U.S. Department of State 2006 Trafficking in Persons Report - Spain
|Publisher||United States Department of State|
|Author||Office to Monitor and Combat Trafficking in Persons|
|Publication Date||5 June 2006|
|Cite as||United States Department of State, U.S. Department of State 2006 Trafficking in Persons Report - Spain, 5 June 2006, available at: http://www.refworld.org/docid/4680d8b01d.html [accessed 19 September 2014]|
|Disclaimer||This is not a UNHCR publication. UNHCR is not responsible for, nor does it necessarily endorse, its content. Any views expressed are solely those of the author or publisher and do not necessarily reflect those of UNHCR, the United Nations or its Member States.|
Spain (Tier 1)
Spain is a destination and transit country for women trafficked for the purposes of sexual exploitation and forced labor. These victims are trafficked from Eastern Europe, the former Soviet Union, South and Central America, and Africa. The most prominent source countries for these victims are Romania, Russia, Brazil, Colombia, and Nigeria. Spain continued to serve as a transit country for victims destined for Portugal, France, and Germany. Romanian trafficking networks continued to expand their operations in Spain.
The Government of Spain fully complies with the minimum standards for the elimination of trafficking. The government aggressively investigated and prosecuted trafficking in 2005 securing 150 convictions. During the reporting period, Spanish law enforcement officials actively coordinated with counterparts in source countries to investigate and arrest traffickers. The government continued to provide trafficking victims with comprehensive assistance and protection. The cities of Madrid and Barcelona increased their demand reduction initiatives with an emphasis on the responsibility of the clients and the rights of the victims. The government should promote a multidisciplinary approach to trafficking by including NGOs and relevant agencies in each case. It should keep information on numbers of victims assisted and the types of assistance provided to victims.
In 2005, the Spanish National Police continued to aggressively investigate trafficking networks and reportedly dismantled 205 networks for sexual exploitation and arrested 910 traffickers. The government prosecuted 92 cases of trafficking, resulting in 150 convictions with an average sentence of 4.5 years. In 2005, the government continued to cooperate with law enforcement counterparts in countries of origin investigating 131 cases, arresting 280 traffickers, and dismantling 131 human trafficking networks. Commendably, the Spanish National Police drew a clear distinction between trafficking crimes and migrant smuggling. The government also continued to provide specialized training to all new law enforcement officers on both recognition of trafficking victims and victim assistance. There were no reports or evidence of public officials complicit in trafficking.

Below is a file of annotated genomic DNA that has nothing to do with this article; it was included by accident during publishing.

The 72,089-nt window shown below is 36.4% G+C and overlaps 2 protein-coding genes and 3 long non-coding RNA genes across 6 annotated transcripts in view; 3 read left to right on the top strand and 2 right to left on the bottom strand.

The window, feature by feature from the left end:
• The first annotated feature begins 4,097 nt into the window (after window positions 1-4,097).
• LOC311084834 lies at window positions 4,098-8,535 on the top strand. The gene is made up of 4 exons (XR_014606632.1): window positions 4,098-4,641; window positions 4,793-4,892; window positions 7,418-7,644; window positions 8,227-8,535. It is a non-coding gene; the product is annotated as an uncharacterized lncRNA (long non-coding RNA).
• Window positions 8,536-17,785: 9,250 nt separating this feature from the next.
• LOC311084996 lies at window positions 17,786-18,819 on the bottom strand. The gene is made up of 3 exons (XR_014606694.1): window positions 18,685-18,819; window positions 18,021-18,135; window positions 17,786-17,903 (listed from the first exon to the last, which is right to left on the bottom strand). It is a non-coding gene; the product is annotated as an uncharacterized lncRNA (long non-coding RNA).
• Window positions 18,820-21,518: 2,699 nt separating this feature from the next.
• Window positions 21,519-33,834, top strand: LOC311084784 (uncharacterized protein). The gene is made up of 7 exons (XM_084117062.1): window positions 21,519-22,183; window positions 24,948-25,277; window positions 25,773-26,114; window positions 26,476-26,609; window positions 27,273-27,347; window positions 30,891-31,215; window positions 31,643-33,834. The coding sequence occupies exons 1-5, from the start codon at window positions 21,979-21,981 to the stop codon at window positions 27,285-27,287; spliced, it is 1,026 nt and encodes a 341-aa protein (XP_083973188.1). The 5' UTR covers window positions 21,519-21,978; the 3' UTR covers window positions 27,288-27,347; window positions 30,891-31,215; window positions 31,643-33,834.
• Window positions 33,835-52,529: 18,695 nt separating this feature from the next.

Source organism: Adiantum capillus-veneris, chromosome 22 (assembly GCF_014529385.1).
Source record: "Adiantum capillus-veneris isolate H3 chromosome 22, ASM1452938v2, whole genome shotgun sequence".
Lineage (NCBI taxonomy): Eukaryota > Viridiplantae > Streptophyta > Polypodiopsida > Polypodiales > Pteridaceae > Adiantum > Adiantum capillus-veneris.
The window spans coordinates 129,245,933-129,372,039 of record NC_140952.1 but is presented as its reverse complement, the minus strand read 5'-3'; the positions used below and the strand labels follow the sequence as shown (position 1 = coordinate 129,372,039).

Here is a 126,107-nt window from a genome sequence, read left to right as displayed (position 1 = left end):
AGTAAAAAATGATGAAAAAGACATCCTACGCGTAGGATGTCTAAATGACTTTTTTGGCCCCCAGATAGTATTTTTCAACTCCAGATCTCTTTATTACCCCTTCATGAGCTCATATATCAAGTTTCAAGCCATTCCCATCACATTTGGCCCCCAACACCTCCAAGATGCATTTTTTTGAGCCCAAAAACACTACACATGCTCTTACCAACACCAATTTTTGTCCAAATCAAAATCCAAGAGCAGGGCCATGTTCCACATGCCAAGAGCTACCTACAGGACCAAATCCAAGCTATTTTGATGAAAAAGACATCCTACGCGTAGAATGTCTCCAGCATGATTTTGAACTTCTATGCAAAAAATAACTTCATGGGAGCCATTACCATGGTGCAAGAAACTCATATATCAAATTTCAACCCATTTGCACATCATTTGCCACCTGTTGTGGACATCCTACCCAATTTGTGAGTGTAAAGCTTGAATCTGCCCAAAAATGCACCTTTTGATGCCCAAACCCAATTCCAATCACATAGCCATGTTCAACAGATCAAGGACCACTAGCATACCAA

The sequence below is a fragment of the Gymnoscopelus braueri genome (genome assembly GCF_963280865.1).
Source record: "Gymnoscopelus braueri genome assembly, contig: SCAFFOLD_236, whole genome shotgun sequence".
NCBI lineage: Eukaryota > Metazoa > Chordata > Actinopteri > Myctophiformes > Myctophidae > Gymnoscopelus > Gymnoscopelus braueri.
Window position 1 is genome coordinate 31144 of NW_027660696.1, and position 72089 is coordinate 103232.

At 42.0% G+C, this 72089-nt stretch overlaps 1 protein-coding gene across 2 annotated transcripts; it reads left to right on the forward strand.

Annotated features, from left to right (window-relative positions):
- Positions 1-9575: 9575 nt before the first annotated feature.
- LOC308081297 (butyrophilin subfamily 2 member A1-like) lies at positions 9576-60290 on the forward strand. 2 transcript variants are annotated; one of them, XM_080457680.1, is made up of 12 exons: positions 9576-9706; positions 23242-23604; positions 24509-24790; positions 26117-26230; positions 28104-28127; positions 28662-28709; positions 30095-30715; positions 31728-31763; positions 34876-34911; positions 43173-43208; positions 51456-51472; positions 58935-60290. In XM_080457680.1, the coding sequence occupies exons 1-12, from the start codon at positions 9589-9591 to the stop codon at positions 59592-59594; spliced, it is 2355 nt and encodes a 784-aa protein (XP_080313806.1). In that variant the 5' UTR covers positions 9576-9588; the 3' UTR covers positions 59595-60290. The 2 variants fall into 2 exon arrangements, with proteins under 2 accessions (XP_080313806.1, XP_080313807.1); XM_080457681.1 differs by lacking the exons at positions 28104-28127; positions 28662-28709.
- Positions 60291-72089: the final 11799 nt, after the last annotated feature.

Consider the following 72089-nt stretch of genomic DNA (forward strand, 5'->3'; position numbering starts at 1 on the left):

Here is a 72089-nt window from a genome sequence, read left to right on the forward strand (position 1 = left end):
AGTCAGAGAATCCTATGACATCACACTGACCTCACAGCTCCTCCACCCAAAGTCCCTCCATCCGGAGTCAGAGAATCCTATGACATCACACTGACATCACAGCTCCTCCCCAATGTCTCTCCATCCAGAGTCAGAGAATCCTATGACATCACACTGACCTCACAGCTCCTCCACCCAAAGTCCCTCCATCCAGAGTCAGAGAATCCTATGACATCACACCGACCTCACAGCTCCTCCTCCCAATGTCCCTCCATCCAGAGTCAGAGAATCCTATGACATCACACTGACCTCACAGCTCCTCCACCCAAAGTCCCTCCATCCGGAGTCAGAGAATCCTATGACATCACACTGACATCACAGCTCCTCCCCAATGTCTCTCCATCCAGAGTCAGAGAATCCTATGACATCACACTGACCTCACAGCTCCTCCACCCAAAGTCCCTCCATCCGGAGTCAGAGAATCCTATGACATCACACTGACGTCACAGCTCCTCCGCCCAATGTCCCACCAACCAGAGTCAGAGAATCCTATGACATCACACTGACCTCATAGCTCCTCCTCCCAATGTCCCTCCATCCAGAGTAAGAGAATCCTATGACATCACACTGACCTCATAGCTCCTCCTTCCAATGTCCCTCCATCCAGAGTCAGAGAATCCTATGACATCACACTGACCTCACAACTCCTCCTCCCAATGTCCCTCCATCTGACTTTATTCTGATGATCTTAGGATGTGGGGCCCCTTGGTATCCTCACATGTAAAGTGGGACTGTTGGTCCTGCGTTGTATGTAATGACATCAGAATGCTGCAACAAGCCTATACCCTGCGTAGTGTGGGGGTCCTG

In 2005, the government increased its funding of NGOs providing comprehensive services to trafficking victims in Spain. During the reporting period, one NGO reported providing 95 victims of trafficking with legal, medical, and psychological assistance. The police reported identifying 1,337 victims of sexual exploitation and 681 victims of forced labor trafficking in 2005. The Spanish Government encourages trafficking victims to testify against their traffickers, and informs victims in writing of their right to seek legal action and restitution from traffickers. Trafficking victims who agree to testify in criminal cases are eligible for short-term legal residency in Spain; otherwise, they must be repatriated within 40 days. Although the government did not have a formal screening and referral mechanism, Spanish police continued to refer trafficking victims directly to NGOs providing shelter and assistance. The government did not punish victims for unlawful acts that were a direct result of their being trafficked.
Spain's Ministry of Interior continued to coordinate and evaluate the government's response to trafficking over the last year, and regional police units reviewed anti-trafficking enforcement efforts on a quarterly basis. In 2005, a parliamentary committee requested that the government draft a National Action Plan, expected to be completed in 2006. In 2005, the Madrid city government increased its enforcement of its anti-prostitution and anti-trafficking campaign through elevated police presence in targeted zones. In addition, the city of Madrid continued its extensive publicity campaign to prevent trafficking and discourage potential clients with posters and advertisements in the media and on city buses. In Catalonia, the Interior Minister continued to make anti-trafficking a priority and often accompanied police to areas with prostitution to assess conditions and discourage client solicitation.